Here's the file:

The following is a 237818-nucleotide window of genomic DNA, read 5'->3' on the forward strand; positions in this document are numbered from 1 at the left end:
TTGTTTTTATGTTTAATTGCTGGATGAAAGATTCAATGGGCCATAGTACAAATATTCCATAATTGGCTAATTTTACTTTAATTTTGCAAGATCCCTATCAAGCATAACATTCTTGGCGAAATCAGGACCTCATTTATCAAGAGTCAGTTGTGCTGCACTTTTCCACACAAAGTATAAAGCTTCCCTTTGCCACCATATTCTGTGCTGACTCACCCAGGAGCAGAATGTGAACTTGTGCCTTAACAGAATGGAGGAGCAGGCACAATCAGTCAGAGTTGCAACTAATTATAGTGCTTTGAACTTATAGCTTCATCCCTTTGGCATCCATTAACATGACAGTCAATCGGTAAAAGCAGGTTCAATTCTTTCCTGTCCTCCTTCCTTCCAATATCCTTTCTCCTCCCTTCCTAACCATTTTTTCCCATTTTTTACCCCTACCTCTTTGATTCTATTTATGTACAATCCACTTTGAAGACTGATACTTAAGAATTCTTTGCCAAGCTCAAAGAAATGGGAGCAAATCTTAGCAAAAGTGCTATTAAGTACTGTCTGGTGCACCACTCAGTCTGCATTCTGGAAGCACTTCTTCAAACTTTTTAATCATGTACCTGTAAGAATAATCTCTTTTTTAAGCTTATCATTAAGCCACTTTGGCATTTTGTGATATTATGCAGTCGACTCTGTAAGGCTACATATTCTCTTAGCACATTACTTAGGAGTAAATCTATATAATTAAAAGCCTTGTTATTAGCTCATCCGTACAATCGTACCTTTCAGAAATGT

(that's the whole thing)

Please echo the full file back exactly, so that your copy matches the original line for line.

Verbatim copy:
The following is a 237818-nucleotide window of genomic DNA, read 5'->3' on the forward strand; positions in this document are numbered from 1 at the left end:
TTGTTTTTATGTTTAATTGCTGGATGAAAGATTCAATGGGCCATAGTACAAATATTCCATAATTGGCTAATTTTACTTTAATTTTGCAAGATCCCTATCAAGCATAACATTCTTGGCGAAATCAGGACCTCATTTATCAAGAGTCAGTTGTGCTGCACTTTTCCACACAAAGTATAAAGCTTCCCTTTGCCACCATATTCTGTGCTGACTCACCCAGGAGCAGAATGTGAACTTGTGCCTTAACAGAATGGAGGAGCAGGCACAATCAGTCAGAGTTGCAACTAATTATAGTGCTTTGAACTTATAGCTTCATCCCTTTGGCATCCATTAACATGACAGTCAATCGGTAAAAGCAGGTTCAATTCTTTCCTGTCCTCCTTCCTTCCAATATCCTTTCTCCTCCCTTCCTAACCATTTTTTCCCATTTTTTACCCCTACCTCTTTGATTCTATTTATGTACAATCCACTTTGAAGACTGATACTTAAGAATTCTTTGCCAAGCTCAAAGAAATGGGAGCAAATCTTAGCAAAAGTGCTATTAAGTACTGTCTGGTGCACCACTCAGTCTGCATTCTGGAAGCACTTCTTCAAACTTTTTAATCATGTACCTGTAAGAATAATCTCTTTTTTAAGCTTATCATTAAGCCACTTTGGCATTTTGTGATATTATGCAGTCGACTCTGTAAGGCTACATATTCTCTTAGCACATTACTTAGGAGTAAATCTATATAATTAAAAGCCTTGTTATTAGCTCATCCGTACAATCGTACCTTTCAGAAATGT